SFU English 380: Mutilation and Foreign Relations in the Japanese Novel

A class blog for students of English 380 - "Literature in Translation" - at Simon Fraser University in Autumn 2005.

Friday, September 09, 2005

Second Lecture

Thursday's lecture introduced three important concepts in the Japanese aesthetic:

  • mono no aware
  • ki sho ten ketsu
  • wabi sabi

You were presented with a history of Japan that laid out a framework for understanding how the country's unique characteristic came about. Additionally, you were introduced to translation theory, and specifically the need for civilisation translation and its organic integration -- strongly, in case of the Japanese civilisation -- with language translation.

The history and the theory were the background for understanding the aesthetic: recalling from the opening lecture that aesthetic in Japan extends to politics, religion, athletics, language and human relationships,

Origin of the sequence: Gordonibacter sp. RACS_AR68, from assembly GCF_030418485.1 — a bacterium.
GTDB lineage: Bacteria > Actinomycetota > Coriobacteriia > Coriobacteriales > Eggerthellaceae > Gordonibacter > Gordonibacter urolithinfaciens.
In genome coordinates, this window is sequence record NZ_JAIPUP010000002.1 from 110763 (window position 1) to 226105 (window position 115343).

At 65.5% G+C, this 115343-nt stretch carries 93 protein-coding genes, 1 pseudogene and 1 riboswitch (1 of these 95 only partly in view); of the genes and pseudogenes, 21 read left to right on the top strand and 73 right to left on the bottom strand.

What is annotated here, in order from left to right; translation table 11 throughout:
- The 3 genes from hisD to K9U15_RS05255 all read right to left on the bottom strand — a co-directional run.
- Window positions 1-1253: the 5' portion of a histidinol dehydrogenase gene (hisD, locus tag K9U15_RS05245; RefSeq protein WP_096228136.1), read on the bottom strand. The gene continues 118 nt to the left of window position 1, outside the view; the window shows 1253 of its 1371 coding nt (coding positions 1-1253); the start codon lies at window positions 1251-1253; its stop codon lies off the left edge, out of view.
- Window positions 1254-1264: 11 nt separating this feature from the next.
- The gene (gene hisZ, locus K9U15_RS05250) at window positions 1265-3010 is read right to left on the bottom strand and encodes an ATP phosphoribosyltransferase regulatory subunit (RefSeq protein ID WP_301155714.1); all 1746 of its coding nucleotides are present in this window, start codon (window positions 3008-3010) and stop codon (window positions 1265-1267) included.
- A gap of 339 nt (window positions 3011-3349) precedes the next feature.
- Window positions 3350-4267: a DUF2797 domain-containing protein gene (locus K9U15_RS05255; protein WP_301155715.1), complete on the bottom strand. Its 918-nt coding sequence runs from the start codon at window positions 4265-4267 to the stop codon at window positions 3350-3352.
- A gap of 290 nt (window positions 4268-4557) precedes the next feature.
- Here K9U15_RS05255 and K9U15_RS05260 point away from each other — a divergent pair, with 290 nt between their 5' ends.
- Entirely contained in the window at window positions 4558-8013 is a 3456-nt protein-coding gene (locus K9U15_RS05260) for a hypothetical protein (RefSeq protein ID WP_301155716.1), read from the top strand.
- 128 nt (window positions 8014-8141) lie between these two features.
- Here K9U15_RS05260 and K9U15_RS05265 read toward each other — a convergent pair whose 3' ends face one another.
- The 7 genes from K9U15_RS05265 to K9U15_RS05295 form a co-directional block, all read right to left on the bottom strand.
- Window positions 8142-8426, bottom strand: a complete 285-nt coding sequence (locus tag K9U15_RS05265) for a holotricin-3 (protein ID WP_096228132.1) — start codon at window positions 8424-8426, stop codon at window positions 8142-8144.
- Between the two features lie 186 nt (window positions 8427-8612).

Perhaps the essential concept to ingrain in yourselves is the heavy -- almost primary - responsibility that the Japanese put on the reader in literature (as too the hearer in speech.) This is mapped on the ten -- "turning" -- in the ki sho ten ketsu method of literary construction: the reader is required to draw on common civilisation heritage to connect the seemingly (but only seemingly) discrete ten element to the ki and sho which preceded it. We saw how in haiku the ketsu is actually absent forcing the reader to complete the poem mentally and thereby create its meaning.

We will need this sensibility firmly in mind to more properly appreciate the literature experienced in our course.

Tuesday's lecture will detail wabi sabi and turn to engage the makura no soshi closely.


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